However, the execution of this agreement will end the long-standing cash call challenges that have impacted the Nigerian oil and gas industry over the years.
With this new arrangement, the federal government will continue to receive royalties, taxies and profit from its equity share of JV oil and gas production while the cost of operation is deducted upfront.
The agreements provide that the outstanding cash call arrears will be repaid within a period of five years through incremental production revenues without impacting the established based production revenue.
NNPC has also projected that it would increase production from the current 2.2million barrels per day to 2.5mbpd by 2019, and also reduce Unit Technical Costs from $27.96 per barrel of oil equivalent (boe) to $18 per boe.
According to government’s projection, the net payments to the Federation Account is expected to double from about $7 billion to over $14 billion by 2020 as the immediate effect of the new cash call or will increase net federal government revenue per annum by about $2 billion.
This arrangement will guarantee payments of statutory oil and gas royalties and taxes by NNPC and its JV partners as well as profit from its investments in the JVs.
It is projected that at the $42.5 per barrel oil price which the 2017 budget is predicated on and $24 per barrel fiscal cost recovery proposed for 2017 in the Medium Term Expenditure Framework (MTEF) recently submitted to National Assembly, over $13 per barrel will accrue to government as royalties and taxes from JV oil and gas production apart from $2.8 per barrel estimated as government share of profit, at 57 per cent equity.
Security as key to investments
Despite the resolution of the JV funding challenges, Nigeria’s oil and gas sector is still faced with security challenges as a result of the renewed militancy in the Niger Delta.
Nigeria’s crude oil production had hit 2.5 million barrels per day in the pre-militancy days before the attacks on oil and gas facilities, as well as kidnapping of expatriate oil workers for ransom, wrecked the industry.
It was the security challenges in the Niger Delta, which escalated in 2005 that largely led to the inability of the country to attain the four million barrels per day production and 40 billion barrels reserves targets, which was set for 2010 by the administration of former President Olusegun Obasanjo.
Militancy has also crippled power generation and led to abysmal performance of the refineries as vandalism disrupted gas and crude oil supplies to power stations and the refineries, respectively.
A frightening statistics by the Vice-Chairman of the Security Subcommittee of the Oil Producers Trade Section (OPTS) of the Lagos Chamber of Commerce and Industry (LCCI), Mr. Shina Bankole, showed that Nigeria lost over 130 million barrels of crude oil from January to November this year to the activities of 32 militant groups in the Niger Delta region.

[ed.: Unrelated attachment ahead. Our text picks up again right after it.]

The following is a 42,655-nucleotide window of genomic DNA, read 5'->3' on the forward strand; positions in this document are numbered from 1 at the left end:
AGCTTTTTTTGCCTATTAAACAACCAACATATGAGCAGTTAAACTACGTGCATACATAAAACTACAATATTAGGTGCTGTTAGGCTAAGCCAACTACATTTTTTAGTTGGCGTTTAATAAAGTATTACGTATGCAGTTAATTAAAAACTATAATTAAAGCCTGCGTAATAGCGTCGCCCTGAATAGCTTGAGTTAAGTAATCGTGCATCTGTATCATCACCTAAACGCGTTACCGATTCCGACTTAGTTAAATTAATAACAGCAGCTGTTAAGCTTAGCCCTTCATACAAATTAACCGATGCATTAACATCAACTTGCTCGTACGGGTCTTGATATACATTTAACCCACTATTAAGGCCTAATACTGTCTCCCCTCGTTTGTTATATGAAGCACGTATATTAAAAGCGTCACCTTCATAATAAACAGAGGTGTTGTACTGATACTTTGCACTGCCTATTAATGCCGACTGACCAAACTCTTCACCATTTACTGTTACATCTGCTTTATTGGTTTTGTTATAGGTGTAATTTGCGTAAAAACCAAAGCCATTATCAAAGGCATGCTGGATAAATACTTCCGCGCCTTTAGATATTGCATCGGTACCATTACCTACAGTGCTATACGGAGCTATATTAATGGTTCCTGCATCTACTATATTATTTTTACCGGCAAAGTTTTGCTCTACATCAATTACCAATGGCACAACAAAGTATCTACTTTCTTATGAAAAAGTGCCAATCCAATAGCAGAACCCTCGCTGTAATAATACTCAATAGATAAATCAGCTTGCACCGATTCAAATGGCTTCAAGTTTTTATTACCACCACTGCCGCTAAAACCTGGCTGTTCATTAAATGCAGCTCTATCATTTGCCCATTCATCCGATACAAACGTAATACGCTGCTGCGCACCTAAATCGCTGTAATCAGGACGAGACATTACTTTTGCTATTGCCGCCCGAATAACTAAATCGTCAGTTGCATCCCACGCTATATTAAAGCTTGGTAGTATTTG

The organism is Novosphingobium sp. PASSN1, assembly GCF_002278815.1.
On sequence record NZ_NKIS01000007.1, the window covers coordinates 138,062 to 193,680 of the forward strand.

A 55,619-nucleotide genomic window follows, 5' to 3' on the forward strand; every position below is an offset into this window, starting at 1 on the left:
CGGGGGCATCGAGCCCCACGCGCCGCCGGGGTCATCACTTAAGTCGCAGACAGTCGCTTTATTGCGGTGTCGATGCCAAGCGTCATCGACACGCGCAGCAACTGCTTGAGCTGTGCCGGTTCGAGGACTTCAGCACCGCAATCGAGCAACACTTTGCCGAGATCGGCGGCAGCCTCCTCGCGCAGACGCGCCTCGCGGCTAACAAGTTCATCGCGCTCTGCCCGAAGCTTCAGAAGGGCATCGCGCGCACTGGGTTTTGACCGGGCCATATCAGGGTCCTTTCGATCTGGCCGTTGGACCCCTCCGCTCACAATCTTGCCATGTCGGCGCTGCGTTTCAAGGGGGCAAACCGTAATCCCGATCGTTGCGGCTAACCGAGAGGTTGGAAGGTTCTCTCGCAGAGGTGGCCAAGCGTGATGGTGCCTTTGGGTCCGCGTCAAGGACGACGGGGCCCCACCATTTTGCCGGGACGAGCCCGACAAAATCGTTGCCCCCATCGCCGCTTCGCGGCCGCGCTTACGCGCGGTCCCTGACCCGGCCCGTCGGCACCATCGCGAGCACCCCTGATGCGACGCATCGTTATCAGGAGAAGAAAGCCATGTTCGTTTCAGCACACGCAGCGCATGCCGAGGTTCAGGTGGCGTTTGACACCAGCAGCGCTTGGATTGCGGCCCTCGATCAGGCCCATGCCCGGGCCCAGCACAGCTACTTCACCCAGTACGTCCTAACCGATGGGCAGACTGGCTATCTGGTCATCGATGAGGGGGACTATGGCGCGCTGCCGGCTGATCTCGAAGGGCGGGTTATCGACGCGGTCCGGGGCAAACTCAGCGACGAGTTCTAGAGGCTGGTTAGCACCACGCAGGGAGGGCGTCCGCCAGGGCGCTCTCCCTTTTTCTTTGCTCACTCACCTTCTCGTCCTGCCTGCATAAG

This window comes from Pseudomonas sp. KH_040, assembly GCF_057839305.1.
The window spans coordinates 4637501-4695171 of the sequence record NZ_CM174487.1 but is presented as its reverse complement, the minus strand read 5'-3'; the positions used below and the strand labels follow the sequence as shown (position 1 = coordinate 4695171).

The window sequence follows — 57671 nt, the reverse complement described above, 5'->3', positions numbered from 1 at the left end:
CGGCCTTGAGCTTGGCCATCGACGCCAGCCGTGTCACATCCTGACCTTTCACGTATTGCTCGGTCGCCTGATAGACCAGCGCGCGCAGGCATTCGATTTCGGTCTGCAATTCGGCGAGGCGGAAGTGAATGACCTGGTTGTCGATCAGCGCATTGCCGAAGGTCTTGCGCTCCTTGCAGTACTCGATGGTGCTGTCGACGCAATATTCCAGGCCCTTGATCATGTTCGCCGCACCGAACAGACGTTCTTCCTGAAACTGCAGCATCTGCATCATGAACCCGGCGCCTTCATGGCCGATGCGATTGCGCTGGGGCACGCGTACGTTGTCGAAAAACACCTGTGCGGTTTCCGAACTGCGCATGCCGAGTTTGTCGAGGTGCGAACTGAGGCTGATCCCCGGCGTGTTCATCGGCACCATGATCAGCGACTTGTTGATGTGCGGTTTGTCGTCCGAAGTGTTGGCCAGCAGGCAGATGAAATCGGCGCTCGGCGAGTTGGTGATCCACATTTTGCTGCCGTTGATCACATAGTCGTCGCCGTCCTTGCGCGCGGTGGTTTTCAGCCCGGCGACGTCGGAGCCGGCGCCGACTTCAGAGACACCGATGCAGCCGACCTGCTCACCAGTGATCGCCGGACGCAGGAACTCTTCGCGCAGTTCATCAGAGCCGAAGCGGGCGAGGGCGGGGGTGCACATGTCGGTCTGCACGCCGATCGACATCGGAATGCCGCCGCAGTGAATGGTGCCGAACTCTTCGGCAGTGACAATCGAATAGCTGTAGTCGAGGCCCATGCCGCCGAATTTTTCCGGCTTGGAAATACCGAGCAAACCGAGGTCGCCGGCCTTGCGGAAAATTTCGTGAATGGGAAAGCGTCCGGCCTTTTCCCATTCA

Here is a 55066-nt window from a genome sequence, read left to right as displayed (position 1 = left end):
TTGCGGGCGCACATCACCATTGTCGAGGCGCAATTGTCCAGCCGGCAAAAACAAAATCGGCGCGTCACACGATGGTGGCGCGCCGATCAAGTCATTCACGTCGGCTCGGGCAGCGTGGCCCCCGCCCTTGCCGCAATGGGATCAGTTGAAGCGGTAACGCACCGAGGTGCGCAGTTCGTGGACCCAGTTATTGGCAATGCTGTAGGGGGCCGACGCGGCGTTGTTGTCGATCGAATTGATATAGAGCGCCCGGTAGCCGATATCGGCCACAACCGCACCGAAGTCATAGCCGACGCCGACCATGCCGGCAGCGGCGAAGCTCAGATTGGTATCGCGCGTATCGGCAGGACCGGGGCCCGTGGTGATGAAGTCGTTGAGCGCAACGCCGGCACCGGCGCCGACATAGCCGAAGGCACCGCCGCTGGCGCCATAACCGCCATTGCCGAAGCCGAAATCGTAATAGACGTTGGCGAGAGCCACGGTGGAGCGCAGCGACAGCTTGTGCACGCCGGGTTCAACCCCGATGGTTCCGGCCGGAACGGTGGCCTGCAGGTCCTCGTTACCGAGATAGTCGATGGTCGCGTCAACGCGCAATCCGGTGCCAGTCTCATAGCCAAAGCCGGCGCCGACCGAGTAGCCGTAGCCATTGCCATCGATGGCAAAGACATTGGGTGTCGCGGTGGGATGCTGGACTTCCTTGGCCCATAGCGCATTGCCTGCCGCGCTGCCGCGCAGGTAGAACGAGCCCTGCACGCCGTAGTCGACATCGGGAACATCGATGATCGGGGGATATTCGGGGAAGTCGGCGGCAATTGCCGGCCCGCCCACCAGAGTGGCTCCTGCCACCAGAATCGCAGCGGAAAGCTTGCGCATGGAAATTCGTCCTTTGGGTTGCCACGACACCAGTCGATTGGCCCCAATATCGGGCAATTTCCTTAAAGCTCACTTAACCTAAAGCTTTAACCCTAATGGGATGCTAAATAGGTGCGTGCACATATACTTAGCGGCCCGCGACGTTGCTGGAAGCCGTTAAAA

Speaking in Lagos recently at the 17th Health Safety and Environment (HSE) Biennial Conference on the Oil and Gas Industry in Nigeria organised by the Department of Petroleum Resources (DPR), Bankole, who is also the General Manager in charge of Security at Chevron Nigeria Limited, had noted that insecurity in the Niger Delta had led to the proliferation of several militant groups, as well as small arms and weapons.
Bankole added that between January and November, 58 incidents of sabotage were recorded where oil and gas facilities belonging to the oil companies were vandalised.
“Again, within the same period, the rate of sabotage on oil and gas assets has led to lost production opportunities by the oil companies. As of today, more than 130 million barrels of crude oil have been lost due to the inability of the oil companies to produce as a result of the activities of the militants,” he added.
He said with the rehabilitation of about 30,000 ex-agitators, the Amnesty Programme introduced in 2009 by the federal government had successfully restored normalcy to the oil-producing region until 2015 when new militant groups began to emerge.
“The resurgence of militancy since 2015 has led to the proliferation of militant groups. As of today, no fewer than 32 of such groups have emerged in the Niger Delta – some with possible ethnic agenda, while others came with a criminal agenda,” he said.
Bankole disclosed that of the over 275 cases of kidnappings recorded across 29 states between January and November, 45 cases were related to oil and gas industry personnel and their dependants.
According to him, of the 99 incidents of sea robberies and pirates recorded within the same period, 19 cases involved the oil and gas industry.
However, Kachikwu, who was represented by his Senior Technical Adviser on Fiscal and Regulatory Matters, Dr. Tim Okon, had assured that President Muhammadu Buhari’s Petroleum Industry Roadmap, better known as the “7 Big Wins”, would stabilise the region for oil and gas business.
The minister acknowledged that the insecurity in the Niger Delta had raised the cost of security by six times over the past
10 years and put the entire ecosystem of Niger Delta under threat as a result of the oil spills caused by vandalism of facilities by militants.
Now that the country has exited the cash call model, stakeholders should focus on the security challenges in the Niger Delta.